Amazon -- Rio Negro & Amazon River
Today the Amazon River is the most voluminous river on Earth, eleven times the volume of the Mississippi, and drains an area equivalent in size to the United States. During the high water season, the river's mouth may be 300 miles wide and every day up to 500 billion cubic feet of water (5,787,037 cubic feet/sec) flow into the Atlantic. For reference, the Amazon's daily freshwater discharge into the Atlantic is enough to supply New York City's freshwater needs for nine years. The force of the current -- from sheer water volume alone -- causes Amazon River water to continue flowing 125 miles out to sea before mixing with Atlantic salt water. Early sailors could drink freshwater out of the ocean before sighting the South American continent.
The river current carries tons of suspended sediment all the way from the Andes and gives the river a characteristic muddy whitewater appearance. It is calculated that 106 million cubic feet of suspended sediment are swept into the ocean each day. The result from the silt deposited at the mouth of the Amazon is Majaro island, a river island about the size of Switzerland.
The best known blackwater river is one of the world's largest rivers (5 miles at its mouth), the Rio Negro in Brazil. In contrast to the white water Amazon (the Rio Solimones at this point) which has its origins in the mountain valleys of the Andes, the tributaries of the Rio Negro rise in the ancient rock formations of the Guyana shield and flow through white sands rainforests. The differences between the blackwater of the Rio Negro and the whitewater Amazon are readily apparent where two rivers meet near Manaus, Brazil. The rivers run side by side, clearly distinct as separate white and black water, before blending together after several miles.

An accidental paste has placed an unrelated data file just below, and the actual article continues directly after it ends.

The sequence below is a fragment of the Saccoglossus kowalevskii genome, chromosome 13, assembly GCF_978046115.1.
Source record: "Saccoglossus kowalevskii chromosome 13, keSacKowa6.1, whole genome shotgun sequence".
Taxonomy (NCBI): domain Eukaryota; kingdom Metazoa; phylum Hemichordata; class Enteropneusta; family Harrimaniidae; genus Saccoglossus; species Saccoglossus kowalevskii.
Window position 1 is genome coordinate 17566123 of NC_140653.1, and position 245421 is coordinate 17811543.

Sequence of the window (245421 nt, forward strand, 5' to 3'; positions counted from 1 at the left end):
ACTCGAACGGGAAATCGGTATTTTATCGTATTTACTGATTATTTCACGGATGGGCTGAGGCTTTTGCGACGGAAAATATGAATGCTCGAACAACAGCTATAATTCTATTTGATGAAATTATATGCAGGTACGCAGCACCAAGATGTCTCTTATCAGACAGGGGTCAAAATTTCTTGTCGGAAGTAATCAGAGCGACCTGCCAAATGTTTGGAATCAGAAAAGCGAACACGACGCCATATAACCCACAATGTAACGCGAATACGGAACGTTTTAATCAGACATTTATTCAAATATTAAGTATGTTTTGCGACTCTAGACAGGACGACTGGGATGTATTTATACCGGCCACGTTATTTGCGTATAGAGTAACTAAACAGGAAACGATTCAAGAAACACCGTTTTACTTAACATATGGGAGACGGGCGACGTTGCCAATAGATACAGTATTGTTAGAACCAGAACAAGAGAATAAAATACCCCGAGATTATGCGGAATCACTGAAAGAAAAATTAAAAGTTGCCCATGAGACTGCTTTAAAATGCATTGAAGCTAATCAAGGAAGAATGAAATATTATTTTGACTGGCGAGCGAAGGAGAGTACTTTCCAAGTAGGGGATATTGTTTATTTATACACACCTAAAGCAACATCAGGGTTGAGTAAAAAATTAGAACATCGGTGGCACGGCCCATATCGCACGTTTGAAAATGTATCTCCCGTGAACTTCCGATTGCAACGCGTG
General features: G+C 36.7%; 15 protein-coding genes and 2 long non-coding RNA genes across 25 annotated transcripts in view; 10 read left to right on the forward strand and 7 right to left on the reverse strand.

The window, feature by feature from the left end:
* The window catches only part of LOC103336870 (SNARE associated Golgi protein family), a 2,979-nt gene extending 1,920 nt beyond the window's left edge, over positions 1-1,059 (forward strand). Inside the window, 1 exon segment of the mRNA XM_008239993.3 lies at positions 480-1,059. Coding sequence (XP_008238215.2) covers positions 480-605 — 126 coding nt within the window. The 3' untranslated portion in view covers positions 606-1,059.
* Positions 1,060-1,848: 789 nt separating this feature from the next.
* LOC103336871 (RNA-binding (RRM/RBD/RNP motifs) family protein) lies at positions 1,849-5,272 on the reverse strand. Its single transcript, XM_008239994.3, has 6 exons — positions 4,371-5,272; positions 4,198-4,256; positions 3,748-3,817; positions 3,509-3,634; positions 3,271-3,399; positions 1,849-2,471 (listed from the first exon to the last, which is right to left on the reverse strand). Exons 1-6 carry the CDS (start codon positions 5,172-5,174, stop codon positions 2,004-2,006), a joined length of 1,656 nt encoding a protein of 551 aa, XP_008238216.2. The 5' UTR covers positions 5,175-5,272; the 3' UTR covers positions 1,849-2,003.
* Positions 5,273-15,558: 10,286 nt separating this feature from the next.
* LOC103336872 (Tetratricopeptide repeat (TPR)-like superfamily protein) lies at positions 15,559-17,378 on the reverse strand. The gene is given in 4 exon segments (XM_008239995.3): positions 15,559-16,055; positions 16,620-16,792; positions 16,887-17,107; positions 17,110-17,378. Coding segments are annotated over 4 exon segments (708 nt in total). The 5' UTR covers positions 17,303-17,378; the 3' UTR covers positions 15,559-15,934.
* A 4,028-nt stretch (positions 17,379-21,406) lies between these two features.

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The Amazon River (occasionally River Amazon; Spanish: Río Amazonas, Portuguese: Rio Amazonas) of South America is one of the longest two rivers on Earth, the Nile River in Africa being the other. The Amazon has by far the greatest total flow of any river, carrying more than the Mississippi, Nile, and Yangtze rivers combined. It also has the largest drainage area of any river system. It may be correctly stated that the Nile is the longest river, while the Amazon is the strongest.
The quantity of fresh water released to the Atlantic Ocean is enormous: 184,000 m³ per second (6.5 million ft³/s) in the rainy season. Indeed, the Amazon is responsible for a fifth of the total volume of fresh water entering the oceans worldwide. It is said that offshore of the mouth of the Amazon potable water can be drawn from the ocean while still out of sight of the coastline, and the salinity of the ocean is notably lower a hundred miles out to sea.
The main river (which is usually between one and six miles wide) is navigable for large ocean steamers to Manaus. Smaller ocean vessels of 3,000 tons and 5.5 m (18 ft) draft can reach as far as Iquitos, 3,700 km (2,300 miles) from the sea. Smaller riverboats can reach 780 km (486 mi) higher as far as Achual Point. Beyond that, small boats frequently ascend to the Pongo de Manseriche, just above Achual Point.
The Amazon drains an area of some 6,915,000km² (2,722,000 mile²), or some 40 percent of South America. It gathers its waters from 5 degrees north latitude to 20 degrees south latitude. Its most remote sources are found on the inter-Andean plateau, just a short distance from the Pacific Ocean; and, after a course of about 7,200 km (4,800 mi) through the interior of Peru and across Brazil, it enters the Atlantic Ocean at the equator.
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